Ibec to shield members’ identities when lobbying for them

Employers’ group chief executive sends email on publication of new disclosure law

Ibec, the employers’ representative group, has assured members it won’t reveal their identities under a new disclosure regime if it lobbies politicians or civil servants on their behalf.

New rules for the lobbying of public officials came into force on Tuesday. These require most companies and organisations that lobby public officials to register and publicly record the purpose of such meetings.

Danny McCoy, the chief executive of Ibec, this week emailed its members to say the body would effectively keep their names out of it.

He said Ibec would “take responsibility for returning details [to the public register] of lobbying we undertake on your behalf”. This would mean Ibec is recorded on the register as having lobbied, rather than any named company whose interests might be affected.


"Importantly, lobbying carried out through Ibec will be registered as an Ibec activity and details of the members we are representing will not [his emphasis] be disclosed.".

Direct lobbying

Executives who hold Ibec titles won’t have their identities or those of their companies revealed when lobbying officials.

Mr McCoy said the names of Ibec officeholders derived from industry who engaged in “direct lobbying”, such as sector chairpersons or council or committee members, “will not be disclosed” because Ibec “will register that activity”.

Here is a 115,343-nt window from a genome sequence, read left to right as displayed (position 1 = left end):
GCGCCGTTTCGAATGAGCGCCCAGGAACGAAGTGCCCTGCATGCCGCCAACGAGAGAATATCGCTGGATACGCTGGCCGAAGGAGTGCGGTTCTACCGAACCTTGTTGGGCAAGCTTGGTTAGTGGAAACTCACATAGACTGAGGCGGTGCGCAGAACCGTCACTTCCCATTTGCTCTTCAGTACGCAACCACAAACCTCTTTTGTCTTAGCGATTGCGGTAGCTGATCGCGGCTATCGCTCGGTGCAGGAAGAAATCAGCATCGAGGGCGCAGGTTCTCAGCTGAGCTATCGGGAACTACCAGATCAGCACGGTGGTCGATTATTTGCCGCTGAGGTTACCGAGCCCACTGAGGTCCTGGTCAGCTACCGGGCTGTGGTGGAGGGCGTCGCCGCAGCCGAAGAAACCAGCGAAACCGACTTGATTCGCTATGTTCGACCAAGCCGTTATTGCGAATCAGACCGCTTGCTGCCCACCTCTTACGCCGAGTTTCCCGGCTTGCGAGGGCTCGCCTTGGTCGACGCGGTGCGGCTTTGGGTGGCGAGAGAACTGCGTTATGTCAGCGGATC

“If your business is involved in direct lobbying on relevant matters covered by the Act, then we strongly advise that you get advice from Ibec as the penalties and reputational damage could be substantial for non compliance,” he wrote.

Siobhán Masterson, Ibec’s head of corporate affairs, said it does not lobby on behalf of individual firms, but on behalf of “business collectively” or on issues affecting specific sectors.

“The issue of individual companies using Ibec as a lobbying firm to represent exclusive company-specific interests does not arise,” she said. Asked if this was consistent with Mr McCoy’s promise that it would not reveal the “details of the members we are representing”, Ibec replied it “doesn’t accept there is any inconsistency”.

Asked if representative groups shielding the identities of members when lobbying was a gap in the system, Sherry Perreault, the public official who is effectively the new lobbying regulator, would not comment directly. She pointed out, however, that a body can lobby on behalf of its members under the new rules.

Mark Paul

Mark Paul

Mark Paul is Business Affairs Correspondent of The Irish Times. He also writes the Caveat column